All You Should Know About Pneumococcal Pneumonia Vaccine

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All You Should Know About Pneumococcal Pneumonia Vaccine

Pneumococcal disease is quite common in children and adults, with adults having a higher risk increasing with age, to a severe illness that may result in death. Statistics indicate that about 16000 adults aged 65 years or older die in the United States annually from pneumococcal disease exhibiting severe infections of the lungs, bloodstream as well as the spinal cord and brain lining. However, the pneumococcal disease is preventable by the administration of two kinds of pneumococcal pneumonia vaccine.

Who Should Get the Vaccine?

The pneumococcal pneumonia vaccine is ideal for adults over the age of 65 years as their body’s immune system no longer works effectively as before and may have difficulties fighting a pneumonia infection. Administer the vaccine to individuals that have a weakened immune system from conditions such as HIV and AIDS, chemotherapy treatment, organ transplants, heart disease, etc., since they are prone as well to the pneumonia infection. Other individuals who should be administered with the vaccine include people who smoke and drink too much alcohol, and those recovering from a surgical procedure or a severe illness. However, healthy adults aged between 18 and 65 years should not get the vaccine. Also, individuals allergic to the pneumococcal pneumonia vaccine ingredients shouldn’t be administered with the vaccine. Remember, you can get the pneumonia vaccine at any time as prescribed by your doctor.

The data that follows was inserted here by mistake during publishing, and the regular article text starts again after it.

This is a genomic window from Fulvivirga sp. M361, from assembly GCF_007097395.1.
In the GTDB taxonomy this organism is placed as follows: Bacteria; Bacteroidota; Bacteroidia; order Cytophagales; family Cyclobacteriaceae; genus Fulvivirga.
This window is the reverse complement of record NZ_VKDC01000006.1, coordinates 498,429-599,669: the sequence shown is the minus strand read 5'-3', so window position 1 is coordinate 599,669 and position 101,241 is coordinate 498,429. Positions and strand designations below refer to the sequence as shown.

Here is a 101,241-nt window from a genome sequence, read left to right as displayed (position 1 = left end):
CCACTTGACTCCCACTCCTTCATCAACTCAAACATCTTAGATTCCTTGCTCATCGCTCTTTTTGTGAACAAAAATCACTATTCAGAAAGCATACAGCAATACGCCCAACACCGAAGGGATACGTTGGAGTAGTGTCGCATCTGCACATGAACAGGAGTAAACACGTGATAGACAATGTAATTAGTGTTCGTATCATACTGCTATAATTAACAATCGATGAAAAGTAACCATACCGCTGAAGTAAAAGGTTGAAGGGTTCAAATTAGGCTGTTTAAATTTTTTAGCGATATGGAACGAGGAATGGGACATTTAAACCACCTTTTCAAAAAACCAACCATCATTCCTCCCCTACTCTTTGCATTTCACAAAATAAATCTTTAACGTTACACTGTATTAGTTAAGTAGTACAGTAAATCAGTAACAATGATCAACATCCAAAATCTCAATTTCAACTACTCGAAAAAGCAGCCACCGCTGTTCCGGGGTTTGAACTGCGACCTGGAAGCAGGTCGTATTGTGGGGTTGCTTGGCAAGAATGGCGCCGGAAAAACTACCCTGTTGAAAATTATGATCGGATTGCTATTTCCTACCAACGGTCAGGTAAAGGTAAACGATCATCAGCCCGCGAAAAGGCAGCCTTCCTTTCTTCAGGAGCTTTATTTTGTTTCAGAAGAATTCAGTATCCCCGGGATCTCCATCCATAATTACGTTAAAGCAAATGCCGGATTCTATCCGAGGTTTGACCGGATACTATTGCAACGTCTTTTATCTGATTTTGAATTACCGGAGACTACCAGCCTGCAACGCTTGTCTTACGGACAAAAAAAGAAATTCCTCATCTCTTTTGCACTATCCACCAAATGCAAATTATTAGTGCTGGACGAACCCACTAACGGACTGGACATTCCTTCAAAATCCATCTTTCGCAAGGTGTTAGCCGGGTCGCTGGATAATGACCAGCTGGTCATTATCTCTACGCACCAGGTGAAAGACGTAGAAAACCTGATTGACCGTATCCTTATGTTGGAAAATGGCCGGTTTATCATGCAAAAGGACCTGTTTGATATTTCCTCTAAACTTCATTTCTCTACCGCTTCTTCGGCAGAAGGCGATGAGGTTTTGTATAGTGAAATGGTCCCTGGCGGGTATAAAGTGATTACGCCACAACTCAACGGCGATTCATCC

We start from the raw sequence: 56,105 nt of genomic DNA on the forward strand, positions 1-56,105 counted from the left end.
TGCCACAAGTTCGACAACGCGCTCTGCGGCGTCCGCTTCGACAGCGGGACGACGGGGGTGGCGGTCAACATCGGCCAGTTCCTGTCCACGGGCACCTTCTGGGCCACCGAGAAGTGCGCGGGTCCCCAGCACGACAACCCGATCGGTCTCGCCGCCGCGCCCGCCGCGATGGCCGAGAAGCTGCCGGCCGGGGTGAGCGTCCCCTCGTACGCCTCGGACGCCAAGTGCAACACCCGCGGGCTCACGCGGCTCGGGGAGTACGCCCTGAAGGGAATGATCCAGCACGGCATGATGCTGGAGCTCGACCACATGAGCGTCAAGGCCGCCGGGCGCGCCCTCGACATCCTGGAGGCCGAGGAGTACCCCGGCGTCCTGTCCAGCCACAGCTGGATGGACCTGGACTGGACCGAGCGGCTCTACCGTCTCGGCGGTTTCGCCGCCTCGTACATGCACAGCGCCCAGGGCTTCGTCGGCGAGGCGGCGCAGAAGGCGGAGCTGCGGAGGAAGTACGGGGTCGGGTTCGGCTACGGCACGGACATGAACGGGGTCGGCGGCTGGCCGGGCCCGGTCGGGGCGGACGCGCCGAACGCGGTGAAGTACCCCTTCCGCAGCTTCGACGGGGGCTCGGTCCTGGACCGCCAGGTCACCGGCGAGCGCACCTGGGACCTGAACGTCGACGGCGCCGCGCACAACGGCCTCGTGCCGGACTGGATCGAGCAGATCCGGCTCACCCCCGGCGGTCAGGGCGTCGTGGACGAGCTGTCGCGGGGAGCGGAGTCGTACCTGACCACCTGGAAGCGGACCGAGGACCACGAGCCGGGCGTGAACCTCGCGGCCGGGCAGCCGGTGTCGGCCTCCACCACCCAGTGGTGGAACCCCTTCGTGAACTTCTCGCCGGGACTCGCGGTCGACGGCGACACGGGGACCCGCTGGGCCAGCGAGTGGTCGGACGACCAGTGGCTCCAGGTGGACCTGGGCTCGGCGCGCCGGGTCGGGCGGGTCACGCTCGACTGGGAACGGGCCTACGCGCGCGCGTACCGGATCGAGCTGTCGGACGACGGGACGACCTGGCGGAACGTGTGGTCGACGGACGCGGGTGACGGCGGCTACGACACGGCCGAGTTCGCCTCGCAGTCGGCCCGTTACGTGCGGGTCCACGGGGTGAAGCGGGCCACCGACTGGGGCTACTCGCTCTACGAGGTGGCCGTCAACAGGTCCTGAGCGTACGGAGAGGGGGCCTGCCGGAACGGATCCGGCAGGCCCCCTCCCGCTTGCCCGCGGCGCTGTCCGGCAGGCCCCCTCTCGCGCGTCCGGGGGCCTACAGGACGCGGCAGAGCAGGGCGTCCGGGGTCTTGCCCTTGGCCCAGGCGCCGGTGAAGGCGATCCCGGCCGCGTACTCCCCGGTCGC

How the Vaccine Works

There are two pneumococcal pneumonia vaccines, i.e., PCV13 that protects from the 13 severe bacteria that cause pneumonia and PPSV23 which provides additional protection to the 23 bacteria that cause pneumonia. First, administer the PVC 13 shot followed by the PPSV23 shot about a year later.


The pneumococcal pneumonia vaccine contains extracts of the modified pneumonia bacteria that may cause mild side effects to some individuals that include mild fever, high irritability and fussiness, loss of appetite, sore muscles and swelling or redness at the point where the shot was administered. However, the side effects and allergic reactions are realized in less than 1% of individuals who get the vaccine.

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